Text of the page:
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No one expects a silent “k”… or dessert squid… or yodeling… or line dancing.
March 15, 2011  |  by jess c  |  Malaysia, Penang, Tastes

One of the highlights we always look forward to in a new city is finding the local night market. A good night market can have anything from pirated DVDs and other knockoff goods, to really excellent local crafts, artisan teas, and of course, always, hawker food stalls. Since we’re both novices to Malaysian cuisine, we were especially excited to scope our Penang’s Red Garden Night Market.

RedGarden

The food court of the market is something of a feat of organization. A large square is lined around the edges with dozens upon dozens of hawker stalls. In the center of the square hundreds of tables are each numbered. You choose a table, and then note your number. After ordering drinks from the beverage runners who seem to just appear tableside out of thin air, you then begin your patrol of the stalls and place your orders, giving the hawker chef you table number. Almost as soon as you’ve found your table again, a runner appears with your food.

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The array of choices--most of which are completely new to us--is dizzying

On the train from Kuala Lumpur to Penang, we had the good fortune to sit near a local couple who generously offered us the names of the best Malaysian dishes that we simply had to try. Chief among them is a dish called “Nasi Lamek” – a dish we later learned is primarily eaten at breakfast, but is nonetheless available at the night market. It’s a tasty concoction of rice, cold fried chicken (or beef, or seafood), dried anchovies, roasted peanuts, and a spicy tomato sauce. Delicious! The other that came highly recommended is Rojak (the “k” is silent… which explains why we had such a hard time ordering it). It’s an… interesting… dish that, for us anyway, was a tad less tasty. It’s a dessert delicacy, containing cut unripe fruit pieces (not all of which we could identify) topped with a thick tamarind sauce that quite resembles barbeque sauce. Also included are chopped peanuts, some kind of fried thing we suspect may have been deep fried fish cartilage, and squid. Dessert squid. Which snuck its way into Jess M’s mouth, as it was well camouflaged by the sauce.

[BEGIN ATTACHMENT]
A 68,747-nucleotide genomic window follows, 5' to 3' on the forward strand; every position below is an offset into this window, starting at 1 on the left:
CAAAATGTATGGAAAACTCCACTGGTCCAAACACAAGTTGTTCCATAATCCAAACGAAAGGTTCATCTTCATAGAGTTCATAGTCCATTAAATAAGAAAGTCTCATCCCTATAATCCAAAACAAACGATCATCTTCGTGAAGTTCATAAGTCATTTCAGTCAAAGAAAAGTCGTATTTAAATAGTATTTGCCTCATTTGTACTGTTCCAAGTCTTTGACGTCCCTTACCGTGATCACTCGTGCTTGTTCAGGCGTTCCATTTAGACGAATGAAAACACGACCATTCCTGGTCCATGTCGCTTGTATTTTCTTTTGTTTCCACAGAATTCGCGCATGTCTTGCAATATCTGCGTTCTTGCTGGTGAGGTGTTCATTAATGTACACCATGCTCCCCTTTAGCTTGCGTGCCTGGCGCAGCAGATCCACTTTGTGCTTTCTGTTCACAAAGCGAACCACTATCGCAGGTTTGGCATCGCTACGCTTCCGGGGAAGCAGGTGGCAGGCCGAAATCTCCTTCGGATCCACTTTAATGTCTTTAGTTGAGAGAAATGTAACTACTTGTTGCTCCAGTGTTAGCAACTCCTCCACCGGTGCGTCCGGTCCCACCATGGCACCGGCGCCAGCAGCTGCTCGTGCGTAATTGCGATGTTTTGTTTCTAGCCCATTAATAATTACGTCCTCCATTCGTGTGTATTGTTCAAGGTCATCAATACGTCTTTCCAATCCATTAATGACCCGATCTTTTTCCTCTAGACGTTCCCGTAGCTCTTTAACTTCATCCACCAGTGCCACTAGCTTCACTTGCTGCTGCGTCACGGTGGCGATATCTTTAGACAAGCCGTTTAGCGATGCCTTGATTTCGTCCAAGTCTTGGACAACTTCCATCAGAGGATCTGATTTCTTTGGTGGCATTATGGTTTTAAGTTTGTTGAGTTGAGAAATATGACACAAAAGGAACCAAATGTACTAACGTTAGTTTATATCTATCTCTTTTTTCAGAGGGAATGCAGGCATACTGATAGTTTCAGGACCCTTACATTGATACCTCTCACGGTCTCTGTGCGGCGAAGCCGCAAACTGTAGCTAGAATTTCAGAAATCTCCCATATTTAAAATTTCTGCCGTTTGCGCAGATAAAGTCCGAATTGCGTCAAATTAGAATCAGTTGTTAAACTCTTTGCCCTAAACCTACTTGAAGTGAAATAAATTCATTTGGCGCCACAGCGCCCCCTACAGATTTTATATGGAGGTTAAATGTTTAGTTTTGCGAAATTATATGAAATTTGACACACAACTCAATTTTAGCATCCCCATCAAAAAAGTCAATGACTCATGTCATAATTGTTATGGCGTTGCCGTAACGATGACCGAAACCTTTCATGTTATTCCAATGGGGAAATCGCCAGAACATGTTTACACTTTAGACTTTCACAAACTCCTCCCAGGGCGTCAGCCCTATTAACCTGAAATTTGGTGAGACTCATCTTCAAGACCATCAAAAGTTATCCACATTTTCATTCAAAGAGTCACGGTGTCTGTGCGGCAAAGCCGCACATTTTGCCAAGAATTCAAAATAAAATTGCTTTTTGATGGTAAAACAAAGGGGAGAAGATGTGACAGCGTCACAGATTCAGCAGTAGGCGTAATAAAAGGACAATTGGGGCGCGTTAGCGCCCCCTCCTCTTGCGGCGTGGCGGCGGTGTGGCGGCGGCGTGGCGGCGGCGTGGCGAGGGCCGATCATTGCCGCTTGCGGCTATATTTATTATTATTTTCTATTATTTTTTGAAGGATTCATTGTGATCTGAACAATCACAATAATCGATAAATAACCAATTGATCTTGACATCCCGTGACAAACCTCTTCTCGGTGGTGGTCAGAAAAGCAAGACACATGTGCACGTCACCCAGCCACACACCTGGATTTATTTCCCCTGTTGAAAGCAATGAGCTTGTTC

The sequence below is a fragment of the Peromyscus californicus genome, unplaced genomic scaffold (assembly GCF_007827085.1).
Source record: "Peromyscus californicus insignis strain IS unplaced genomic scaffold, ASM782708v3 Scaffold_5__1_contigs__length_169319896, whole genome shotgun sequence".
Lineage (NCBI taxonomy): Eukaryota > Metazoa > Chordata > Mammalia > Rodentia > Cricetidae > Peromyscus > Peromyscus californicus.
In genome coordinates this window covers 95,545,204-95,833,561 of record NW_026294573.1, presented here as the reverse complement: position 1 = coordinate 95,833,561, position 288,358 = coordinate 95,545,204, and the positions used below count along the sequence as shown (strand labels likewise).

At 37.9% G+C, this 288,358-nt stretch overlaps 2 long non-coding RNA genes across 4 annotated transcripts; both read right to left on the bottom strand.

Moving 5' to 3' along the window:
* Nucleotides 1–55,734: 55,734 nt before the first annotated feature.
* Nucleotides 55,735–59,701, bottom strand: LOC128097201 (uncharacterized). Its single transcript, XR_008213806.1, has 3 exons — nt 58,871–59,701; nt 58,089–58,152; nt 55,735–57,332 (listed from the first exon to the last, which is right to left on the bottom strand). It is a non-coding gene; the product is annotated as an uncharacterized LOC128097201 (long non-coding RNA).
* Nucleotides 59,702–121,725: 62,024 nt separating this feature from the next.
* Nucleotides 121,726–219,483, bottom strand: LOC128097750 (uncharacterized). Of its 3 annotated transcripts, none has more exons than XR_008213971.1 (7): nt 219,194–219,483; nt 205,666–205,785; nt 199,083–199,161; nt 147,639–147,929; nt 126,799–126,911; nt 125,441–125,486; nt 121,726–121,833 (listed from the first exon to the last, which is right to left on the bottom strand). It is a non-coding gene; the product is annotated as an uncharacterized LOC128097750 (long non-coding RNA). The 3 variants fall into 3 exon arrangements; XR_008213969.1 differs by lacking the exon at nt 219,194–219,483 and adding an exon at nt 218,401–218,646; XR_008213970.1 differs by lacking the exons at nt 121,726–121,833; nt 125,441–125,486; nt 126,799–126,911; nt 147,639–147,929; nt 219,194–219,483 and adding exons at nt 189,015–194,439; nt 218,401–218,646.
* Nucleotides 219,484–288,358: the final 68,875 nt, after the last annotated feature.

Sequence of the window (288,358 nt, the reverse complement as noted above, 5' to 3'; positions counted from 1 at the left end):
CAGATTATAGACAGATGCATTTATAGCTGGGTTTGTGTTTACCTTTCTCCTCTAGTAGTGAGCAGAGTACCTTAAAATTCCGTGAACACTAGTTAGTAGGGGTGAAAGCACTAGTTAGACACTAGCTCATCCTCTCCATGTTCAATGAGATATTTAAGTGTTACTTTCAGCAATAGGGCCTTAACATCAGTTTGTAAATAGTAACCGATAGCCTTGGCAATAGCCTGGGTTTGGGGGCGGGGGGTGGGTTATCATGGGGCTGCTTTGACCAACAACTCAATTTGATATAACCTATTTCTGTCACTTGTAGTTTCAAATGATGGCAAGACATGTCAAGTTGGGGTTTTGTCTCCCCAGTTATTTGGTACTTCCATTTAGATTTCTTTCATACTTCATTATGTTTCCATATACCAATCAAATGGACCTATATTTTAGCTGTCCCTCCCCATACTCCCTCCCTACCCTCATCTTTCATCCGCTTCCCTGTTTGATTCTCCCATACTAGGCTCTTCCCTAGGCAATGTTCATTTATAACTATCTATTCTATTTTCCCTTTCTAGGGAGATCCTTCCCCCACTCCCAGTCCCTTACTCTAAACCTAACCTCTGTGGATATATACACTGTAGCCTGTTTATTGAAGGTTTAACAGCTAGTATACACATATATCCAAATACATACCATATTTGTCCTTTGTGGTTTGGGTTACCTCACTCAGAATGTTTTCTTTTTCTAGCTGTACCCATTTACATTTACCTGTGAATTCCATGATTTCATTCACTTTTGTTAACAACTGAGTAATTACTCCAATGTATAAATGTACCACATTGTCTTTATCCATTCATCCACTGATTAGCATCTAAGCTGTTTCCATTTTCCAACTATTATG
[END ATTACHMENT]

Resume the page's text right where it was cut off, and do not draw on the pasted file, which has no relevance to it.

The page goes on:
rojak

The squid is an unadvertised... treat... for your dessert.

Other dishes available at the night market include clay-pot biryani (yum!), every kind of Laksa (noodles in a thick fish-based soup stock), and porridge (which comes in a number of varieties, including frog and raw fish).

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We did not try the raw fish porridge. No. Noooooooooo.

As if the food was not enough, the Red Garden also offers an unexpected entertainment line up. On ceiling-mounted televisions, American All-Star Wrestling can be viewed from your table. Or, if you prefer something musical, the “band” (a keyboard player and a singer) will regale you with covers ranging from Gloria Estefan, to Patsy Cline, to a yodeling medley. Yes, yodeling.

The real treat at Red Garden, however, is the line dancing. To Garth Brooks. Apparently, line dancing is very popular in Malaysia, and enthusiasts at the night market turned out to show their considerable chops.

redgardenlinedance

Penanger's tear it up to "Achey Breaky Heart"

For more some pictures of our visit to Penang, CLICK HERE.

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6 Comments


  1. Ladies,
    Good morning, or night, wherever you are. I am a friend/relative of your friend Noel. She recommended I check out your travel log and, so, that is what I have been doing. There is not much else going on in California. Unemployment is such that any decent job is flooded with applicants, and I’ve never been much of one for crowds. Pretty much the best thing going in terms of time passage the past few days has been studying the clouds for signs of radiation, and reading your stories, both of which are fascinating, if somewhat dangerous to my health.

    So, at that, I’ll just give you a little nod and a boosting shove. Keep going. Keep putting it out there, getting to the sauce of life. It’s good reading, and vicarious-forming…

    Cheers from the weirdly Dutch village of Ripon, CA.
    Corby Anderson

    • Hey Corby! We met in Venice about a hundred years ago. Great to hear from you, and so glad you’re liking the blog. Hope you’re doing well.

    • Corby -

      I am Jessica’s brother – and Noel may remember an oddly awkward kid from about 15 years ago…I am in L.A. and know the joy of searching for work in California. If I can do anything to help, which may not be much, don’t hesitate to ask.

      Chris

  2. Absolutely fantastic pics. I’m with Corby in that I am so vicariously traveling through the blog. I ALMOST feel like I’m there w you too, which would rule. Miss you more than you know. I have no internet at my house rt now (long story), but hopefully that is way temporary and I can fix it by the end of the week…
    Love you, muah!

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